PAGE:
“Minor league baseball’s just spitting distance from the circus,” Zoda says.
To hear him tell it, Zoda’s life turned into a high-wire act of worry. Zoda, a Benshonhurst native, is old enough to remember Saturday Night Fever-era southwest Brooklyn and knows how to do the hustle. So, he pounced on the Cyclones opportunity and over time expanded his role with the team, becoming the brand’s liaison with dozens of elementary schools and, ultimately, creating a human face for the team’s marketing.
The human-face aspect of King Henry has set Cyclones marketing apart from most minor league ball clubs, which typically pay someone a part-time wage to put on a furry costume and roam the stadium as a character that could be played by, well, anyone. The Cyclones have Sandy the Seagull and Pewee, for instance. Across the minors, “ballpark characters” like King Henry are rare breeds, says Benjamin Hill, MiLB.com reporter and the publication’s resident expert on the subject. The St. Paul Saints have Sister Roz, the Reading Fightin’ Phils have The Crazy Hot Dog Vendor, and the Tri-City Dust Devils have Erik the Peanut Guy.
And then there’s King Henry.
“These sort of characters make up a big part of the gameday experience for the teams who employ them,” says Hill, who was surprised to learn that the Cyclones and King Henry were going their separate ways. “End of an era.”
A spokesperson for the Cyclones says the team is open to bringing back King Henry at a later date, but both sides seem noncommittal.
Whistling once again
Zoda invited all of his former girlfriends to his nuptials with Xiling; in other words, he says, he doesn’t do messy break-ups. “I don’t have a bad word to say about the Cyclones,” he says.
King Henry, a character Zoda developed close to 20 years ago, also had regular appearances at Victoria Gardens and Wollman Rink in Central Park, but they were also cut under Covid. So, he had little to do besides collect unemployment and focus on self-improvement. For years, he had the build of a donut maker, akin to a Jackie Gleason or a Ned Beatty. In 2019, he began going to the gym and losing weight. After the pandemic started, he admits he was tempted to quit on his progress. But instead, he continued working out at home every day, walked with weights in his backyard, practiced jiu-jitsu with his son and honed his skills as a “quarantine chef.”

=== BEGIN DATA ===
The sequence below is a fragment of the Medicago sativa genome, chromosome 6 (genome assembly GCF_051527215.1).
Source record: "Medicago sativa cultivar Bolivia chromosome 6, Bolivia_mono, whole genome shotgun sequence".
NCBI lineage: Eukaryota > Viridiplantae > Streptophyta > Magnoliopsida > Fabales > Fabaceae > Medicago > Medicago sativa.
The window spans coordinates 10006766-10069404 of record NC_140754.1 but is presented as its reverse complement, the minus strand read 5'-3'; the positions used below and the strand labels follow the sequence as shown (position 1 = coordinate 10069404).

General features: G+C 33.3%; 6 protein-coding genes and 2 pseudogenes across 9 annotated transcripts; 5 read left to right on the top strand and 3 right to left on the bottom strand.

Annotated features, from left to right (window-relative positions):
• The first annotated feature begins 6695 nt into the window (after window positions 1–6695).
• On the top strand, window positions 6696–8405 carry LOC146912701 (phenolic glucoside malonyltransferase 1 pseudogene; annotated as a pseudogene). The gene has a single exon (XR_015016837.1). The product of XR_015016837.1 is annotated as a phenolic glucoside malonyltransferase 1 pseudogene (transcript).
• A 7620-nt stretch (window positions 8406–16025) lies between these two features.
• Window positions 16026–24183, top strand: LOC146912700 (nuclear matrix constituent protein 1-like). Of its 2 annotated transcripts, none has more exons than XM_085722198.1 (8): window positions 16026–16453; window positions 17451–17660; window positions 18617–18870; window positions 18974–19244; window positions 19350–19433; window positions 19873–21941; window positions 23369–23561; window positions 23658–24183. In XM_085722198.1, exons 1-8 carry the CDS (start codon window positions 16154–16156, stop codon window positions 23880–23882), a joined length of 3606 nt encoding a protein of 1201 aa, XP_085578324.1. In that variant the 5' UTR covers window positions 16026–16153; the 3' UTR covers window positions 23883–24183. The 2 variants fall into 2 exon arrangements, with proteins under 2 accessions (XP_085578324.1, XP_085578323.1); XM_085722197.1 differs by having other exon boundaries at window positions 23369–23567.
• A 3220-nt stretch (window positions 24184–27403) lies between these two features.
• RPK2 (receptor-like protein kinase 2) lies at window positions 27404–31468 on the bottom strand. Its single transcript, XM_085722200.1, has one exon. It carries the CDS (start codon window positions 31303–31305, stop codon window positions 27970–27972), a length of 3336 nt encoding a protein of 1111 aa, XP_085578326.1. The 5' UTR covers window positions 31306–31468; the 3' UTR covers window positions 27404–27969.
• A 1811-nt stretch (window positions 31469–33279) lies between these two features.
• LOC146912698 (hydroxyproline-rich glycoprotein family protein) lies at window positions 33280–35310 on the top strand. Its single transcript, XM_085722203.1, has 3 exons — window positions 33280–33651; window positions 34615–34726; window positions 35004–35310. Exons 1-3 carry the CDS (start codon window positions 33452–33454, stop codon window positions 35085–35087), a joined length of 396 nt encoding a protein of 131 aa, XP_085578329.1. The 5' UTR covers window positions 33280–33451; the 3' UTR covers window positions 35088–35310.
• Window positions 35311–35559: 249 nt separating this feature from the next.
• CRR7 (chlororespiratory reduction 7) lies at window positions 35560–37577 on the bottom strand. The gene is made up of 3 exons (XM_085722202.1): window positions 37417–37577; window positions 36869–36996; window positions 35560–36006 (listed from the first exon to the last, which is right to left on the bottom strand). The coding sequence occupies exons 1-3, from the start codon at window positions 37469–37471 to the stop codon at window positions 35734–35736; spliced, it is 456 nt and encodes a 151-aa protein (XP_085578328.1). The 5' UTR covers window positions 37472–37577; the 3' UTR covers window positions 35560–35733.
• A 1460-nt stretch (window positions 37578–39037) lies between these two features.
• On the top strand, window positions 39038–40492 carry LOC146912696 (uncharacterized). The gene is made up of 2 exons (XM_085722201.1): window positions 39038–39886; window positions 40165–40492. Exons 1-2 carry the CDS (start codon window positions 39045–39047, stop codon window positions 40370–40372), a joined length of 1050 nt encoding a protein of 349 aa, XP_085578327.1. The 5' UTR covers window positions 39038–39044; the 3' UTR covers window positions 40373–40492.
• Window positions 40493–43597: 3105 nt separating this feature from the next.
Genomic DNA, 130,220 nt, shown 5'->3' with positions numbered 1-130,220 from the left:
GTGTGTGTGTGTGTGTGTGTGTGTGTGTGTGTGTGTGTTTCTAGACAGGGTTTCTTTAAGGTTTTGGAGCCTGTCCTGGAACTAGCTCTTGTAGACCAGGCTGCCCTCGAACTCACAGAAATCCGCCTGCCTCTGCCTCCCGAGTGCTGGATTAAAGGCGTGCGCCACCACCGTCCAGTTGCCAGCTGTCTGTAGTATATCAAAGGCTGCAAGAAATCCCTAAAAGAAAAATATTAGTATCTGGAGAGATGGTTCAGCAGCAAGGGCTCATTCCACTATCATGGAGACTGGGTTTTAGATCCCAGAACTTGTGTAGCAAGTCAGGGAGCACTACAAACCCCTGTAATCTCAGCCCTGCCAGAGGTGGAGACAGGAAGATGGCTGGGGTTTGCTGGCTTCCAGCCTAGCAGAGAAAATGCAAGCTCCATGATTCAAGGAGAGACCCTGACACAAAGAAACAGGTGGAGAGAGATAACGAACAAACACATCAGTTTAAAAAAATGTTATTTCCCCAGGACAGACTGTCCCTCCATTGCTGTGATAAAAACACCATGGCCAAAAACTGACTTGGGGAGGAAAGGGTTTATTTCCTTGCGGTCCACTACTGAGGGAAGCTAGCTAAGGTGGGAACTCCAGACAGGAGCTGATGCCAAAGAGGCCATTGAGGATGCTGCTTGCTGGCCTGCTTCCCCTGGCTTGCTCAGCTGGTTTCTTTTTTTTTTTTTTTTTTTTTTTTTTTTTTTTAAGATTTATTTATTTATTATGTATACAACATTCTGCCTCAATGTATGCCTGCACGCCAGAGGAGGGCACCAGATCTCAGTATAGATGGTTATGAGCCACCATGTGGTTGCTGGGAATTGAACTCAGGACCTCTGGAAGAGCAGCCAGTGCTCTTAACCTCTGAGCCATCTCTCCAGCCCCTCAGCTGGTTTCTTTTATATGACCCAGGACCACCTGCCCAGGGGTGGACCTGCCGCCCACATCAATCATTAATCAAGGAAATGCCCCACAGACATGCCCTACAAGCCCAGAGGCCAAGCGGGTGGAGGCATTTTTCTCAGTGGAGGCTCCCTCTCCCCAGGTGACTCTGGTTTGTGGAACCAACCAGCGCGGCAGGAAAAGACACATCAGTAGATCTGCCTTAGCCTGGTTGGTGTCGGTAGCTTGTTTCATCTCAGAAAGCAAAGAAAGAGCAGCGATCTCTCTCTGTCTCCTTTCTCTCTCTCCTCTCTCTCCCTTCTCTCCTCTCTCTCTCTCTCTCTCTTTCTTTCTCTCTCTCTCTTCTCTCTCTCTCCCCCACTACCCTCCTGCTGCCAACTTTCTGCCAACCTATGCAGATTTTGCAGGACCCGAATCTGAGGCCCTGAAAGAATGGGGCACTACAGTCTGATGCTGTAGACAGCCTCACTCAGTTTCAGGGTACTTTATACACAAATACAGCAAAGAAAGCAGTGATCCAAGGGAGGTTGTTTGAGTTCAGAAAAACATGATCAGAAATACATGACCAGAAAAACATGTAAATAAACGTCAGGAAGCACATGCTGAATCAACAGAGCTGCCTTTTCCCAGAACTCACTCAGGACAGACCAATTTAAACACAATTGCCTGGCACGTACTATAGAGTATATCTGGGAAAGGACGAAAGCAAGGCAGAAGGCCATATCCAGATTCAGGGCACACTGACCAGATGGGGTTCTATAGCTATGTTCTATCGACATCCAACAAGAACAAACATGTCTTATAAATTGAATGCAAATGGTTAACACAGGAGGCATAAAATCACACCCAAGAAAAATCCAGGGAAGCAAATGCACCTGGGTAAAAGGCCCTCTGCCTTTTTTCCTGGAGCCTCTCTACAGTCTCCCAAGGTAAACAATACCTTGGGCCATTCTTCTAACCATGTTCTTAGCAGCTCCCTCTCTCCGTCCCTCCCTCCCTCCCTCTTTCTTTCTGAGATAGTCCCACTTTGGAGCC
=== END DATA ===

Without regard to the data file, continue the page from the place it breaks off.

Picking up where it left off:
Since Cyclones fans last saw him, Zoda—who describes himself on LinkedIn as a “magician/clown/sandwich lover”—dropped 80 pounds, and now weighs 240. What he lost around the waist was replaced by a new heft of self-awareness.
“I didn’t realize how burnt-out I was until I got my psyche back—until I got balance,” he says. “I have had a tattoo of a yin-yang on the center of my chest from when I was in my 20s. So I was always very centered, always the guy who was like, ‘Hey, there’s other ways to think about things.’ But when you’re going seven days a week and you have the pressure of the world, sometimes you don’t stop to smell the roses anymore.”
Xiling, standing nearby, looks up. “You started whistling again,” she says.
Zoda was recently back in Coney Island shooting a scene as a clown for an indie movie being made by a friend on a Saturday. “I had about a dozen people come up to me and say, “I will see you at the Cyclones,’” Zoda says. “I’m, like, ‘No, I’m not going back.’”
That weekend, Zoda announced his decision to move on via Facebook, triggering nearly 400 comments of support.
“I got to watch my own funeral,” he says.
How many kings can say that?